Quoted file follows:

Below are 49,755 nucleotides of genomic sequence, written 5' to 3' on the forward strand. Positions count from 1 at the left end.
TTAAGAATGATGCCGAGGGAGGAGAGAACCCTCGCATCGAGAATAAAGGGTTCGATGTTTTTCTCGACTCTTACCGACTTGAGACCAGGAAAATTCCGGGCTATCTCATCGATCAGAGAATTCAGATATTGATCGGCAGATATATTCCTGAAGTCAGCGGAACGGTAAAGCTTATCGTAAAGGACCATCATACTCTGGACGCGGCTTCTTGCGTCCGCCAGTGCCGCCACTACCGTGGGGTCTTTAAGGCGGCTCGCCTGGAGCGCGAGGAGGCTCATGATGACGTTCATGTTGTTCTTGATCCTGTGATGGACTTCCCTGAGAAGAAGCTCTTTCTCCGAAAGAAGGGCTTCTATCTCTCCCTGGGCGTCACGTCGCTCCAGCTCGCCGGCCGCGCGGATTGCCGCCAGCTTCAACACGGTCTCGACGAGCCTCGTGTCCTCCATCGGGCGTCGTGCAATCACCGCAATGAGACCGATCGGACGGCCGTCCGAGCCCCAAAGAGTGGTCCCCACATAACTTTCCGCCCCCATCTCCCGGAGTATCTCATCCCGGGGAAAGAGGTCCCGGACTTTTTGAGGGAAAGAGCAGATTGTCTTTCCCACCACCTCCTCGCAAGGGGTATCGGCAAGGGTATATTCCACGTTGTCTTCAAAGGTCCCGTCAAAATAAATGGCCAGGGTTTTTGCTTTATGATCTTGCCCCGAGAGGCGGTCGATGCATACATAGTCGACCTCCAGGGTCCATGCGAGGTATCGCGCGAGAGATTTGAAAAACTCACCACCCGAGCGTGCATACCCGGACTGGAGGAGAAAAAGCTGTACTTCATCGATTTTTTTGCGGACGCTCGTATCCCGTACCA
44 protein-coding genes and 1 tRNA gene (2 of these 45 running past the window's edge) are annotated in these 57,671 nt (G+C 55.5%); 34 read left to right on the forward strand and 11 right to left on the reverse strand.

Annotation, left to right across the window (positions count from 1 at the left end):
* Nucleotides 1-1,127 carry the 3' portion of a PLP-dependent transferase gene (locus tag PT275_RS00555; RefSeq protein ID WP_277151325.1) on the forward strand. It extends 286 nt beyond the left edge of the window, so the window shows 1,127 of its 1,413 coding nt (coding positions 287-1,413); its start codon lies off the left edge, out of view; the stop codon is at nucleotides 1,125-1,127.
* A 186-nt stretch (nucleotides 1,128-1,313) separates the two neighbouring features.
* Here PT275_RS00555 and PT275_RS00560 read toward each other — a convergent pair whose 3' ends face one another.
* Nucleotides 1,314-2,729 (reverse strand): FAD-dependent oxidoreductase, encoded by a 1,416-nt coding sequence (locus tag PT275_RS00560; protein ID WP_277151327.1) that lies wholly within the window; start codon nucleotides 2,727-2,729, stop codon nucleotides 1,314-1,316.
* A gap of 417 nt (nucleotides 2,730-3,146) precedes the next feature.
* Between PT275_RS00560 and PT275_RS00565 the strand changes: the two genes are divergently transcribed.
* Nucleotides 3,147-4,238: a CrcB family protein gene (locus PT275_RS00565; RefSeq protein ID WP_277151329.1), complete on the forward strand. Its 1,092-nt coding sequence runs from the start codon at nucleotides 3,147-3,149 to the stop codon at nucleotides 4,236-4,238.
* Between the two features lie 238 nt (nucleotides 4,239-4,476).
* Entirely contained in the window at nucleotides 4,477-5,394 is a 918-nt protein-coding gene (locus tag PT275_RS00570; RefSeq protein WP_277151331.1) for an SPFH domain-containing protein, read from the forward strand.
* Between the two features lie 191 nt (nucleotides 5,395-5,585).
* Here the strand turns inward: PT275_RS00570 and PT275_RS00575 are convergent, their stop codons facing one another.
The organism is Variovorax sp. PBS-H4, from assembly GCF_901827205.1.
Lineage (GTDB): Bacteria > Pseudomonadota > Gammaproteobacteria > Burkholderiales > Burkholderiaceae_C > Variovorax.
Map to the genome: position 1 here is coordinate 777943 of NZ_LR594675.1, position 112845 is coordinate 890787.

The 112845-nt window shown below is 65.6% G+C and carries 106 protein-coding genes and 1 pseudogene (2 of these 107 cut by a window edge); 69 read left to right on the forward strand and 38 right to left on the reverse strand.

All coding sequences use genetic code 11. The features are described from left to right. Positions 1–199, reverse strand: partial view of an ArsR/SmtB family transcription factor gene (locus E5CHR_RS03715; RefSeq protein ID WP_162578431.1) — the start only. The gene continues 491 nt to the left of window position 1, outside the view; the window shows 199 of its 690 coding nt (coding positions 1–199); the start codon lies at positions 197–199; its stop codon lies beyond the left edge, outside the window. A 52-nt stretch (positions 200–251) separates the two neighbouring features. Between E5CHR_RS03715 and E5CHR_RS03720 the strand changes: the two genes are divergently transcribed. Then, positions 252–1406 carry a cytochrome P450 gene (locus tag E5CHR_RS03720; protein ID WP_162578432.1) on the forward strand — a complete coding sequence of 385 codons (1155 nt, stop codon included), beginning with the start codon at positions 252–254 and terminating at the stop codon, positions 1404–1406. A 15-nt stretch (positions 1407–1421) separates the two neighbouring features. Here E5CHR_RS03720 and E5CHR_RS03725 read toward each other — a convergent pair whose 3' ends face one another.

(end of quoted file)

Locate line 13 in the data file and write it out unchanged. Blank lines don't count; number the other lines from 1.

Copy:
* Entirely contained in the window at nucleotides 4,477-5,394 is a 918-nt protein-coding gene (locus tag PT275_RS00570; RefSeq protein WP_277151331.1) for an SPFH domain-containing protein, read from the forward strand.